Scientific programming using Monte Carlo methods requires reproducibility based on some initial seed so that an analysis can be reconstructed. A good example of this is benchmarking a code for changes in compiler options. If the code is widely distributed, then a large set of random numbers is not as easily distributed as a Twister or other method. Also there would be problems with acceptability of the results of such a code if a developer were to distribute the code with a specific input and set of random numbers. The temptation to cherry pick results would be too high. For security purposes, where a one-time-pad approach is ideal, a truly random number is fine.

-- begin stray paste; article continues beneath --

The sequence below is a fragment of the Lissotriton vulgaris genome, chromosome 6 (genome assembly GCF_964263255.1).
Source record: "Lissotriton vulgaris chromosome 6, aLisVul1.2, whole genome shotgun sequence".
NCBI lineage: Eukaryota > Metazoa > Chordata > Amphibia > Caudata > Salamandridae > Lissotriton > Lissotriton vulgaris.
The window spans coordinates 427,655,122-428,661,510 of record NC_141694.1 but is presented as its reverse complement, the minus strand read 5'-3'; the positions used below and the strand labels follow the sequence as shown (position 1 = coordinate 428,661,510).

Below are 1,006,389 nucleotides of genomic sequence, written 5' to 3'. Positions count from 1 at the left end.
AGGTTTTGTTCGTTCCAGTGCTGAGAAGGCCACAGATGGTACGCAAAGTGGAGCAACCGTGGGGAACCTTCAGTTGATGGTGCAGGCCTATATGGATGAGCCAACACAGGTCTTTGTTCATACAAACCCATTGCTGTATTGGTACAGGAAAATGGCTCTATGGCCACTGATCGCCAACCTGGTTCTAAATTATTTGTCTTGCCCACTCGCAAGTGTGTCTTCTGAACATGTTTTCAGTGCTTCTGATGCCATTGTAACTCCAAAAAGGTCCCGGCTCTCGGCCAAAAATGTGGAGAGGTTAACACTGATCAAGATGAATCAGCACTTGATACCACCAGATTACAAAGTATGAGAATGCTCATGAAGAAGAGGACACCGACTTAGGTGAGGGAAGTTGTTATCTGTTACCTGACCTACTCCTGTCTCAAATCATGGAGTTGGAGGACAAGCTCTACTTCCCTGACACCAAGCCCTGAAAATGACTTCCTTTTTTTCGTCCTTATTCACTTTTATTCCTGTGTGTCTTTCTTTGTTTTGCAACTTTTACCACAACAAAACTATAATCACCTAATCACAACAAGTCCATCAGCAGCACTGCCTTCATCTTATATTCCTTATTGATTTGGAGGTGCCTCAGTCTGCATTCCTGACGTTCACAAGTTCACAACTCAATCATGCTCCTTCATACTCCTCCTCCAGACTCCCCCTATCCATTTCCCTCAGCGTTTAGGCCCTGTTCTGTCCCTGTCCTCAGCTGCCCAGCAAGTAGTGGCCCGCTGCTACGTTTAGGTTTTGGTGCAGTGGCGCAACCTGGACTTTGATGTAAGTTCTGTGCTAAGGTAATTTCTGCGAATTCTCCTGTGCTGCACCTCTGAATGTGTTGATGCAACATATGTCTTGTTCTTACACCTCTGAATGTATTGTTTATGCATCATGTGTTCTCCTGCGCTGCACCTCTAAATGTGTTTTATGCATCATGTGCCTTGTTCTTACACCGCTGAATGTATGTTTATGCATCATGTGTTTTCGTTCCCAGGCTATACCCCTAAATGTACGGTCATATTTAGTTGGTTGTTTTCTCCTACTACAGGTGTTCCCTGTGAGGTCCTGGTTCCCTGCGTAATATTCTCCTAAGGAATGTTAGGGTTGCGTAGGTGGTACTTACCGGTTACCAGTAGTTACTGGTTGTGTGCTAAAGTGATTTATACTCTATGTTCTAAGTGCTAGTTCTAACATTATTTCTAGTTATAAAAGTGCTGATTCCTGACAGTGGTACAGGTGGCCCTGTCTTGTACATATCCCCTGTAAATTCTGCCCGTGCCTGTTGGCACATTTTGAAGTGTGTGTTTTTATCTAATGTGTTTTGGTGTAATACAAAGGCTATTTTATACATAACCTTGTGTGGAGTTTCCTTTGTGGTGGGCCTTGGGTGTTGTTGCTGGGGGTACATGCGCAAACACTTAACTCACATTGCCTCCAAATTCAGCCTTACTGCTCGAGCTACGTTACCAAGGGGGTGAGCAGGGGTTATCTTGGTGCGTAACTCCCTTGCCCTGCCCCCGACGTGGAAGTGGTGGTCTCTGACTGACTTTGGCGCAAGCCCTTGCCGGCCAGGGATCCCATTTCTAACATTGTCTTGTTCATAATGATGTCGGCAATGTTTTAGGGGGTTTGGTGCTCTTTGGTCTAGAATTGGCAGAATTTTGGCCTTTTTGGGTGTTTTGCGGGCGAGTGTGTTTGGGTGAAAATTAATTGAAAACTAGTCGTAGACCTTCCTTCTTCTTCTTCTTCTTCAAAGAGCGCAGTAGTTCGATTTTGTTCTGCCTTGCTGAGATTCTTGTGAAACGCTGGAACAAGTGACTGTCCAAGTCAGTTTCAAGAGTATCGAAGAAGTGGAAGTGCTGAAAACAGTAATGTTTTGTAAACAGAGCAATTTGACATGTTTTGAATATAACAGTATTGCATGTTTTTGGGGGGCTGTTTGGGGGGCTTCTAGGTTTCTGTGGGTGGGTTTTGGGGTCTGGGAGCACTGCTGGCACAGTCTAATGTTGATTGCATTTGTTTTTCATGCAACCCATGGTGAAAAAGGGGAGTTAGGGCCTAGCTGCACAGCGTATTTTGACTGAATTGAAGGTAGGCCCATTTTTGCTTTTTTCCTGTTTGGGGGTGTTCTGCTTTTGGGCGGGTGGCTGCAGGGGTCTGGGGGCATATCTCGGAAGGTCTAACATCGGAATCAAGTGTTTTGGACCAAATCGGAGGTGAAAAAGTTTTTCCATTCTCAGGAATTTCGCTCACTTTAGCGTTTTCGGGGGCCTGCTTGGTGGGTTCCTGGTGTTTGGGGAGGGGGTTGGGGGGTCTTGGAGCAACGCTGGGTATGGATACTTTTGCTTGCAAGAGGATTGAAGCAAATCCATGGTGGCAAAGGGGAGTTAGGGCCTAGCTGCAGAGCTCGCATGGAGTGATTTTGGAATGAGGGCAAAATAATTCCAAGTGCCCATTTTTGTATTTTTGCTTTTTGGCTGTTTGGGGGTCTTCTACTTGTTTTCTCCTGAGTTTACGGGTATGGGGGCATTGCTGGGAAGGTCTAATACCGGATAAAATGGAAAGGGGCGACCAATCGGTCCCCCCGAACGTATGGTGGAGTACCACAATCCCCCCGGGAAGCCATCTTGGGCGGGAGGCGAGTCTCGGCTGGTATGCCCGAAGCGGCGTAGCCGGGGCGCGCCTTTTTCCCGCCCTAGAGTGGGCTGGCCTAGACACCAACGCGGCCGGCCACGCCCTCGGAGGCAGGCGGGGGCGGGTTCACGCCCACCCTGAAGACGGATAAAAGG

I don't particularly buy the authors approach though, because semiconductor physics is full of things that seem random at the moment, but then turn out to be entirely predictable once a suitable model is found. Sun Microsystems found this out years ago when they tried to base a random number generator based on the rate of soft failures from memory chips. They were using Boron as a dopant, which has a high probability of absorbing neutrons and decays with an alpha particle (He +2 atom), causing a hardware error. They claimed they had a perfect random number generator until they saw that the randomness was dependent on the location of the chips. Denver has more cosmic radiation than Miami, thus the randomness was actually Poisson (as are most things nuclear). The method was thus vulnerable to an attack based on the mean number of failures, which could be determined by knowing the physical location of the device.